Thursday, 11 February 2016

Darwin Day Is Coming: And Richard Dawkins Would Call Evolution Fact

The BBC reminds listeners (and readers) that Darwin Day is just around the corner.

Joel Kontinen

Richard Dawkins has recently made more headlines by tweeting and re-tweeting questionable content than by anything even remotely resembling science. However, on the eve of Darwin Day (due to arrive on the 12th), he was featured in a BBC article that discusses whether evolution is merely a theory.

The article tried to explain what scientists mean when they say something is a theory.

By invoking Darwin, we get the impression that by evolution the BBC is referring to the Darwinian microbes to man story. Dawkins was quick to point out that by having to define what they mean by theory, scientists were already losing the battle, so he prefers to use the word fact instead.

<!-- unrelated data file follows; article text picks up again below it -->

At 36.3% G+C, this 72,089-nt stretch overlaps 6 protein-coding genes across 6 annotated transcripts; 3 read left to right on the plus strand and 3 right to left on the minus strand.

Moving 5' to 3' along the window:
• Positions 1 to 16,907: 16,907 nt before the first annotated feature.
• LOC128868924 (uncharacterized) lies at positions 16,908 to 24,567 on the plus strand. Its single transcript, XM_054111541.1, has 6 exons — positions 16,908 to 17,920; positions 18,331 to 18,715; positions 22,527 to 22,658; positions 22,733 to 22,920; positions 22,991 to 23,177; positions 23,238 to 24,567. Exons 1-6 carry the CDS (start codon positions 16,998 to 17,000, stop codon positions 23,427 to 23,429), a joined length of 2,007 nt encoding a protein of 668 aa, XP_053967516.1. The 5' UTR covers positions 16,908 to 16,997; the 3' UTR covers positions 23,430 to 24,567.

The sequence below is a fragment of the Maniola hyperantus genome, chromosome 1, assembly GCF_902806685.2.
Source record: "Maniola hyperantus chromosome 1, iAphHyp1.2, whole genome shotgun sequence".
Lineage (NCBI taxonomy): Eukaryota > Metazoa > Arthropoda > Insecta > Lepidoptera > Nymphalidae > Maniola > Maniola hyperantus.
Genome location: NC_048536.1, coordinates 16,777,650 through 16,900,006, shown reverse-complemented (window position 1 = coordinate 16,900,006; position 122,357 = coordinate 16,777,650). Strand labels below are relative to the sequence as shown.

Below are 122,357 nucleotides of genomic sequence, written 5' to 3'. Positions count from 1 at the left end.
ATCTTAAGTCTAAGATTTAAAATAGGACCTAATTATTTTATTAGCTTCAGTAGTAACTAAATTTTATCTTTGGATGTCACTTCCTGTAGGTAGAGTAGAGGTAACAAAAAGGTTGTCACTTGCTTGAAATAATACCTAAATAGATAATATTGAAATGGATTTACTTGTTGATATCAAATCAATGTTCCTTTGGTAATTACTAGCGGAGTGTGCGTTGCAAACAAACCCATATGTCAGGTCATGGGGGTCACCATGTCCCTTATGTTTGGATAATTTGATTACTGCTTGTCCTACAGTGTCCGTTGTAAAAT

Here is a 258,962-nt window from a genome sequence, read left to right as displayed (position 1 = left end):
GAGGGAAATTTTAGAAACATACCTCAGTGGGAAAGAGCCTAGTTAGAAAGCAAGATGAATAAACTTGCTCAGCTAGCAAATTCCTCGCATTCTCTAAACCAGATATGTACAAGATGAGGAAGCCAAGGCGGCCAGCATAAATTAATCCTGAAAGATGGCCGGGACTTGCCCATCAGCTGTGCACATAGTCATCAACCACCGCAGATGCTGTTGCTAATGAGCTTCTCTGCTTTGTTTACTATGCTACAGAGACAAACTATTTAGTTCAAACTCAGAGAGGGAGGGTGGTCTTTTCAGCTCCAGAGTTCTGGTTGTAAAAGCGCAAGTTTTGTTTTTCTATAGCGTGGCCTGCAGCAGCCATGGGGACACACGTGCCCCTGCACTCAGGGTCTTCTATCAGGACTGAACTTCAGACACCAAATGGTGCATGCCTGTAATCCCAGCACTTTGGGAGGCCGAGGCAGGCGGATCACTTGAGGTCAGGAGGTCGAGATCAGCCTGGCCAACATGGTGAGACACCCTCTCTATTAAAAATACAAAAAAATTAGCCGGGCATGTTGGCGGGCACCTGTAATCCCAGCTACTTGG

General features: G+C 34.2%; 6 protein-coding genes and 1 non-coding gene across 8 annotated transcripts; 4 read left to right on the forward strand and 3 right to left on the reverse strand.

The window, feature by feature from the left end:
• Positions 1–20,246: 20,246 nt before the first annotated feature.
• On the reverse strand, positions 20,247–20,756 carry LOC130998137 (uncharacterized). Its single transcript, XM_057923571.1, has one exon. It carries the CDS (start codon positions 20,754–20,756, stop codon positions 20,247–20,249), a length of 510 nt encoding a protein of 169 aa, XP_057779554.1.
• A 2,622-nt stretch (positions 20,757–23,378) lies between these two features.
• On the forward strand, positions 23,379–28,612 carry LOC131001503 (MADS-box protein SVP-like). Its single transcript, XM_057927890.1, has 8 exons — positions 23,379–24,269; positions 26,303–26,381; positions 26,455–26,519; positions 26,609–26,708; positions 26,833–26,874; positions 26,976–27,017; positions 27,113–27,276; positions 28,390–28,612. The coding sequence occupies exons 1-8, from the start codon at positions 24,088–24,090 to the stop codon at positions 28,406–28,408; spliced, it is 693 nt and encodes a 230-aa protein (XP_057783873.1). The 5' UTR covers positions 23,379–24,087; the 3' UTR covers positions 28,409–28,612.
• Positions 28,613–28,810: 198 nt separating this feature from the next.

“The evidence for evolution is so strong that to withhold assent [i.e. to not call it fact] would be perverse," he says.

There are several problems here. First, evolutionists tend to see minuscule changes, say in the shape of a bird’s peak or a moth’s colour, and then extrapolate these by many orders of magnitude.

But natural selection is not evolution. While it might explain the survival of the fittest, it cannot account for the arrival of the fittest.

Genetic information does not just happen. Neither does it increase through Darwinian mechanisms. In contrast, it tends to decrease with mutations.

Losing a trait can hardly be called progress.

Second, it would be preposterous to call anything perverse in a purely Darwinian world that does not accept a moral Lawgiver.

Dawkins seems to be bluffing.


BBC. 2016. The Vocabularist: When is a theory 'just a theory'? (9 February).